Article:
On Memorial Day, we honor all those, over the years, who have pledged everything, including their lives, so that we may enjoy the freedom and security that we have each and every day. This is a debt we owe all members of our military.

 Judy Guion

Early Memories of Trumbull (15) – Young People

The following are memories that Ced, Dick and Dave have about things they did with other young people in town and how many activities revolved around the Trumbull House.

DAVE – in Trumbull, behind MacKenzie’s (Drug Store) and a bunch of other stores, there used to be an open lot we used to play football and baseball there. We had a team called the Trumbull Rangers. We would play basketball and – – I say we – – they would play basketball football and baseball. We had a regular club and I was the President. I wasn’t worth a darn as an athlete so… Besides: we used to meet in the barn at the Big House. I became the President. That ran for several years. We played other Trumbull teams, we played Bridgeport teams. For a lot of years we never got together. Now, on the first Wednesday of the month we get together.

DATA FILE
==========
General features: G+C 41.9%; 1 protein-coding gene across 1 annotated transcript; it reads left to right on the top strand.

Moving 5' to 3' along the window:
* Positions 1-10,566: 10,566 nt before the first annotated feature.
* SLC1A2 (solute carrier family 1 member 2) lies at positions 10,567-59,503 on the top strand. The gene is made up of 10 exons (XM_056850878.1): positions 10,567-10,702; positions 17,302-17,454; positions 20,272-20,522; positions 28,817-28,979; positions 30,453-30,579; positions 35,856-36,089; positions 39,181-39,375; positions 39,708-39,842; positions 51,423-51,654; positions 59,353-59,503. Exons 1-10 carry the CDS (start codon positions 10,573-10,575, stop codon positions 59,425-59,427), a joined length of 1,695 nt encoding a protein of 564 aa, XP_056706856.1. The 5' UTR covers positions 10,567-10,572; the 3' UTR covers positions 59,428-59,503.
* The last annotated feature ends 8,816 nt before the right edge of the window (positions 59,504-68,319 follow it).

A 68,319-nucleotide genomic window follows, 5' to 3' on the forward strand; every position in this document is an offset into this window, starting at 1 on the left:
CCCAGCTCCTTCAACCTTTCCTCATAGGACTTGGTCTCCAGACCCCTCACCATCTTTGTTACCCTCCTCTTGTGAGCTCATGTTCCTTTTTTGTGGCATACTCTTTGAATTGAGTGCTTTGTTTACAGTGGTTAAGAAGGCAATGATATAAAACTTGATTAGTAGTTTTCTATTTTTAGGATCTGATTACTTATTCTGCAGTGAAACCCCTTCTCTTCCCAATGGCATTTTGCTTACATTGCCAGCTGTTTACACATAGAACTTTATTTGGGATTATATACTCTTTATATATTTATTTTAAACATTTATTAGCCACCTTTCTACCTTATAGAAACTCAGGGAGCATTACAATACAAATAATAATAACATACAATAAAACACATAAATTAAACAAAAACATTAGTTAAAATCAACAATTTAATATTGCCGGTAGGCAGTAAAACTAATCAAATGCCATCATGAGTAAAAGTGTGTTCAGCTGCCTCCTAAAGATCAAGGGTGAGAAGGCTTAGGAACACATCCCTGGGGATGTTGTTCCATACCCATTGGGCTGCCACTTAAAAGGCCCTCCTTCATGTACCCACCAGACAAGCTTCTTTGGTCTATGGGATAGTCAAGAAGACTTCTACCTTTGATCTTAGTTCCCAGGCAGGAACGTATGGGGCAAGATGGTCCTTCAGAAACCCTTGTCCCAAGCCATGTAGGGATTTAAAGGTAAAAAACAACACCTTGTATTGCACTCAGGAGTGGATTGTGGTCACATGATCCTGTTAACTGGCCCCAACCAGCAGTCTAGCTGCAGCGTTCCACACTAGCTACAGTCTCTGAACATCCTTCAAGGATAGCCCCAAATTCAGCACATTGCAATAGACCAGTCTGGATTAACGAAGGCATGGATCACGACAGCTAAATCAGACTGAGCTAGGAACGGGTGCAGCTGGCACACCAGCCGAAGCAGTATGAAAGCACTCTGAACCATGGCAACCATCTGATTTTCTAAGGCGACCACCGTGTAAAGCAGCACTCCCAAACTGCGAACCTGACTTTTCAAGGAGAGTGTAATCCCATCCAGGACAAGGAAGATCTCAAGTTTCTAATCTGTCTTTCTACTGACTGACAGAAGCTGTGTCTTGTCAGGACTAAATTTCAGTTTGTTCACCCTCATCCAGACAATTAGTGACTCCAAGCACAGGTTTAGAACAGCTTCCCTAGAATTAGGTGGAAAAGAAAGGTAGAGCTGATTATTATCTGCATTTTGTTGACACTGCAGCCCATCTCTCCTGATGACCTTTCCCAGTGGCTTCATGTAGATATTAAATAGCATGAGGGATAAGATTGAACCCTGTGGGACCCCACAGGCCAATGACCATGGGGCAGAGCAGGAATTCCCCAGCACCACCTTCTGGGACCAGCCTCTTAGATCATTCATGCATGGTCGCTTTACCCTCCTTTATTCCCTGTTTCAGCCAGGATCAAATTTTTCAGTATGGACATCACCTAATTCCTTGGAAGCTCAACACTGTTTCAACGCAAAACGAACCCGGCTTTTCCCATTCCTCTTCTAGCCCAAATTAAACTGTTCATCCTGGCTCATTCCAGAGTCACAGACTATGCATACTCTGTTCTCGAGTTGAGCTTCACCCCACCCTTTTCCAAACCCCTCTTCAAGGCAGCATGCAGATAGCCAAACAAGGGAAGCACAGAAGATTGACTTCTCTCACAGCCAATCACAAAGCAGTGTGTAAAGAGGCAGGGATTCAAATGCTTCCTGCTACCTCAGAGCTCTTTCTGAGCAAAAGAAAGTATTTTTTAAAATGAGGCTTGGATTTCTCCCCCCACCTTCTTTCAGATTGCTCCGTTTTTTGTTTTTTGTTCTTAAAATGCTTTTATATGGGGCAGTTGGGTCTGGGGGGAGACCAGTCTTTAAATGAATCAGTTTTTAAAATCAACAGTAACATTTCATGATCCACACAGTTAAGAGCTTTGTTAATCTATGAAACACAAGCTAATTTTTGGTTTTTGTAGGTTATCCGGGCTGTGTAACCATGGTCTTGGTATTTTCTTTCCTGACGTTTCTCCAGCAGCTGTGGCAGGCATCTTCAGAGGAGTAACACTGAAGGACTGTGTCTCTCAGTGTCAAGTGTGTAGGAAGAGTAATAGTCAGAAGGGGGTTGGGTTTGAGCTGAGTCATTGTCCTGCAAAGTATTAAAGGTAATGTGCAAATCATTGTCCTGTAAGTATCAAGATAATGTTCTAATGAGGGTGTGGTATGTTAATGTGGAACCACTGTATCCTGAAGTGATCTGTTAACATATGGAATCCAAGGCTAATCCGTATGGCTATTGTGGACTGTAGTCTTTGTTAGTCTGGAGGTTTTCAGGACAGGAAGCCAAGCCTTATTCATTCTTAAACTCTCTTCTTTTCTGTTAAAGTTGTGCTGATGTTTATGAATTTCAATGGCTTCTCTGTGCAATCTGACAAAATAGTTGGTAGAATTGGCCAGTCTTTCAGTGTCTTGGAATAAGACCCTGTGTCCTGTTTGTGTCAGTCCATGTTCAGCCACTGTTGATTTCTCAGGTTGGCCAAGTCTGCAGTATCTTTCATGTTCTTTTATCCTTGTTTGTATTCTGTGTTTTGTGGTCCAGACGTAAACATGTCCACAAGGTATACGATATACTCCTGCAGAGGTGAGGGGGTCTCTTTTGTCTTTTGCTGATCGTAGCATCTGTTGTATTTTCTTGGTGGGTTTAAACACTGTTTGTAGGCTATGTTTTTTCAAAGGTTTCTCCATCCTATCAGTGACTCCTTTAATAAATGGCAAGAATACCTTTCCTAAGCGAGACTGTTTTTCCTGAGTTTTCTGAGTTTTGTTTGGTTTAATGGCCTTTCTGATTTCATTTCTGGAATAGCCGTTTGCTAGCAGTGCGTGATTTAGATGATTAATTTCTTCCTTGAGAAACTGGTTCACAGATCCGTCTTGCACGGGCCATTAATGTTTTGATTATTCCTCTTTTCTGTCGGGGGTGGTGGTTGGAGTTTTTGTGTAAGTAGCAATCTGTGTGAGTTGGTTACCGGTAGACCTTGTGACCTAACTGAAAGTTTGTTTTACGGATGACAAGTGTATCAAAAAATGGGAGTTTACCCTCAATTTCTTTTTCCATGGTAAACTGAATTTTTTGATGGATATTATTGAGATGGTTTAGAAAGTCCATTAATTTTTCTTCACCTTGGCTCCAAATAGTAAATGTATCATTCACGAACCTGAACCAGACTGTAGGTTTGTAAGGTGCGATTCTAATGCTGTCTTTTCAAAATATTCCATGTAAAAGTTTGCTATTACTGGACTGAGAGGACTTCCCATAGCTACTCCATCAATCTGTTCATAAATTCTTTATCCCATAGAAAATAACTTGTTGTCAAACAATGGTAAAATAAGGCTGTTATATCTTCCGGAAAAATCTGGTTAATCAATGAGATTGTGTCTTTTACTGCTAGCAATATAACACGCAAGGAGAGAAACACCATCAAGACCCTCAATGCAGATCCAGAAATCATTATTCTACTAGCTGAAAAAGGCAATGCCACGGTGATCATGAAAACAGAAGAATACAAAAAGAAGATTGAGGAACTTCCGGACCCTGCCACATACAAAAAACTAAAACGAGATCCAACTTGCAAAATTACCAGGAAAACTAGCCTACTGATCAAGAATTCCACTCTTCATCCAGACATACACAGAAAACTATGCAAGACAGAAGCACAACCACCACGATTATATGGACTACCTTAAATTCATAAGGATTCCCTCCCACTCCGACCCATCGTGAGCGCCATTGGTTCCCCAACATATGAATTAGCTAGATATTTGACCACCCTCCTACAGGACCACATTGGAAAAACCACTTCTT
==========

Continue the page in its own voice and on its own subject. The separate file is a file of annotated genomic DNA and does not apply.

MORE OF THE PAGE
We had one fellow, of course this was during the war, we had one fellow who usually was the pitcher and he so badly wanted to go into the Air Force. Whenever a plane flew over, he would stand there holding the ball until the plane got almost out of sight, then he resumed the game. It was kind of like commercial breaks, I guess.

Unfortunately, this same fellow – – three years before that – – was up at the Trumbull reservoir. There was a cliff up there. He and a couple of other fellows were at the bottom of this cliff. Some kids from Bridgeport – I say this because kids from Bridgeport were bad – either accidentally or on purpose threw or kicked a rock off the top of the cliff and it hit him in the head, so he had a metal plate in his head. When it came time for him to go into the service, he wanted to fly and of course, they wouldn’t let him. So he left in the Navy. I got a letter from him when I was in Okinawa and it had been written maybe two or three days before that, so I said, “My God, he’s got to be here.” As soon as I got a chance, I went down to the Harbor Master and found out that his ship had just left, so I missed it.